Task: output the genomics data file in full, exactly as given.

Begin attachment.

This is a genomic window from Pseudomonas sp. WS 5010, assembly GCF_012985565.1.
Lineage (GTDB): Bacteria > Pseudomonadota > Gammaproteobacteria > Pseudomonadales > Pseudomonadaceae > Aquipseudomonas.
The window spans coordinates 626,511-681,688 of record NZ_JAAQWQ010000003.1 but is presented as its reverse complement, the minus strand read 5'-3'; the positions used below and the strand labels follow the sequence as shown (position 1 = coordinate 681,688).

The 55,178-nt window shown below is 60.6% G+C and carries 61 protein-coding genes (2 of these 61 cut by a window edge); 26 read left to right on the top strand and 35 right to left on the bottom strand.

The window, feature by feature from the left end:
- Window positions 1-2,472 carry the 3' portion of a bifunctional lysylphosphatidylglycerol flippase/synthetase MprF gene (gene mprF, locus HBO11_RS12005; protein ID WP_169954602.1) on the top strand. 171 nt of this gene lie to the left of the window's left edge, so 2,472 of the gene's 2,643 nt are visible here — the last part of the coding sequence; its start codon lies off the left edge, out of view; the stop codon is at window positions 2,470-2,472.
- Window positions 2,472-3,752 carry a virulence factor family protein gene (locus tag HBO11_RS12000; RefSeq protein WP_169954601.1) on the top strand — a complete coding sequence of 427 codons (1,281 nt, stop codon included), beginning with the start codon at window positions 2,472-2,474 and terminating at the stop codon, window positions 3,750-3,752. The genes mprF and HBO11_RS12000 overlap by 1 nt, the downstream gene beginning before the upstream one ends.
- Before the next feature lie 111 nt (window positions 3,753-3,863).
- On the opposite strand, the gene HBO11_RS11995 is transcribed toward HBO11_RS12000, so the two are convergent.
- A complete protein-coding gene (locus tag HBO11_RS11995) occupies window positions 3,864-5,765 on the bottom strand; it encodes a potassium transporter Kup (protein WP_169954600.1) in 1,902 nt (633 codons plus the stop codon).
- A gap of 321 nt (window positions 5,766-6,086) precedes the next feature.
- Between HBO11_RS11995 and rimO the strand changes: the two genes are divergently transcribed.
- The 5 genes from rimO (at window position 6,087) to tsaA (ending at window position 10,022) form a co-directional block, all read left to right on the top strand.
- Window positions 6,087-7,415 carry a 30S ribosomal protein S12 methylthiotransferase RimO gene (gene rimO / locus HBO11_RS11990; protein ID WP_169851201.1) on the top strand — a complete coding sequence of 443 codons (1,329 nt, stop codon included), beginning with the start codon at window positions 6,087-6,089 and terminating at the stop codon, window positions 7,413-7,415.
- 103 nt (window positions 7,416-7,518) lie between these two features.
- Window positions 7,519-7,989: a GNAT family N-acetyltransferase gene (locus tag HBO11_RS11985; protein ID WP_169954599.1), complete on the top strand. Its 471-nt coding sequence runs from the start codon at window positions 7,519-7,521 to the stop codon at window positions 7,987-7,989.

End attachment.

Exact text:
This is a genomic window from Pseudomonas sp. WS 5010, assembly GCF_012985565.1.
Lineage (GTDB): Bacteria > Pseudomonadota > Gammaproteobacteria > Pseudomonadales > Pseudomonadaceae > Aquipseudomonas.
The window spans coordinates 626,511-681,688 of record NZ_JAAQWQ010000003.1 but is presented as its reverse complement, the minus strand read 5'-3'; the positions used below and the strand labels follow the sequence as shown (position 1 = coordinate 681,688).

The 55,178-nt window shown below is 60.6% G+C and carries 61 protein-coding genes (2 of these 61 cut by a window edge); 26 read left to right on the top strand and 35 right to left on the bottom strand.

The window, feature by feature from the left end:
- Window positions 1-2,472 carry the 3' portion of a bifunctional lysylphosphatidylglycerol flippase/synthetase MprF gene (gene mprF, locus HBO11_RS12005; protein ID WP_169954602.1) on the top strand. 171 nt of this gene lie to the left of the window's left edge, so 2,472 of the gene's 2,643 nt are visible here — the last part of the coding sequence; its start codon lies off the left edge, out of view; the stop codon is at window positions 2,470-2,472.
- Window positions 2,472-3,752 carry a virulence factor family protein gene (locus tag HBO11_RS12000; RefSeq protein WP_169954601.1) on the top strand — a complete coding sequence of 427 codons (1,281 nt, stop codon included), beginning with the start codon at window positions 2,472-2,474 and terminating at the stop codon, window positions 3,750-3,752. The genes mprF and HBO11_RS12000 overlap by 1 nt, the downstream gene beginning before the upstream one ends.
- Before the next feature lie 111 nt (window positions 3,753-3,863).
- On the opposite strand, the gene HBO11_RS11995 is transcribed toward HBO11_RS12000, so the two are convergent.
- A complete protein-coding gene (locus tag HBO11_RS11995) occupies window positions 3,864-5,765 on the bottom strand; it encodes a potassium transporter Kup (protein WP_169954600.1) in 1,902 nt (633 codons plus the stop codon).
- A gap of 321 nt (window positions 5,766-6,086) precedes the next feature.
- Between HBO11_RS11995 and rimO the strand changes: the two genes are divergently transcribed.
- The 5 genes from rimO (at window position 6,087) to tsaA (ending at window position 10,022) form a co-directional block, all read left to right on the top strand.
- Window positions 6,087-7,415 carry a 30S ribosomal protein S12 methylthiotransferase RimO gene (gene rimO / locus HBO11_RS11990; protein ID WP_169851201.1) on the top strand — a complete coding sequence of 443 codons (1,329 nt, stop codon included), beginning with the start codon at window positions 6,087-6,089 and terminating at the stop codon, window positions 7,413-7,415.
- 103 nt (window positions 7,416-7,518) lie between these two features.
- Window positions 7,519-7,989: a GNAT family N-acetyltransferase gene (locus tag HBO11_RS11985; protein ID WP_169954599.1), complete on the top strand. Its 471-nt coding sequence runs from the start codon at window positions 7,519-7,521 to the stop codon at window positions 7,987-7,989.